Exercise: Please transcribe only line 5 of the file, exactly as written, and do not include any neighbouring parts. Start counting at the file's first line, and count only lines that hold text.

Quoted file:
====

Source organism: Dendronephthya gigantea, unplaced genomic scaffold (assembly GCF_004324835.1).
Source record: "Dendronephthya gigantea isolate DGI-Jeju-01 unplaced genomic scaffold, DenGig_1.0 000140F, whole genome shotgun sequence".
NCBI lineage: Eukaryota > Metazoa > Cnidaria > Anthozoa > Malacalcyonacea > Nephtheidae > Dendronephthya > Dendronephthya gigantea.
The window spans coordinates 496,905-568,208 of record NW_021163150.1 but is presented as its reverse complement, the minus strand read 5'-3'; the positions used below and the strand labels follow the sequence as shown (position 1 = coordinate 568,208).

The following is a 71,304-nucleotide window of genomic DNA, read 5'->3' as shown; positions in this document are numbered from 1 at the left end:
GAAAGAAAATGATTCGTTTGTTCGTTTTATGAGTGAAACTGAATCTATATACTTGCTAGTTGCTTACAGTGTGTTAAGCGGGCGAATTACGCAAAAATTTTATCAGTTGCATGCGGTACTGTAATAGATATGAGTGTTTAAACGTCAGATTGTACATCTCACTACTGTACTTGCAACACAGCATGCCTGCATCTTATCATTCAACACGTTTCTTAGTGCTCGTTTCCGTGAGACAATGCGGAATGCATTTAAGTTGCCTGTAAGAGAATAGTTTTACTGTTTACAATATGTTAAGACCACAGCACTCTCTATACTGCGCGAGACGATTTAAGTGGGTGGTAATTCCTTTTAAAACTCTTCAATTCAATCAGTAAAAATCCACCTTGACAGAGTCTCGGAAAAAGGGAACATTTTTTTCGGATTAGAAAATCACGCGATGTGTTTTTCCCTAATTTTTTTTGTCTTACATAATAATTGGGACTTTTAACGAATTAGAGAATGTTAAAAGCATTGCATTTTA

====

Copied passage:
The following is a 71,304-nucleotide window of genomic DNA, read 5'->3' as shown; positions in this document are numbered from 1 at the left end: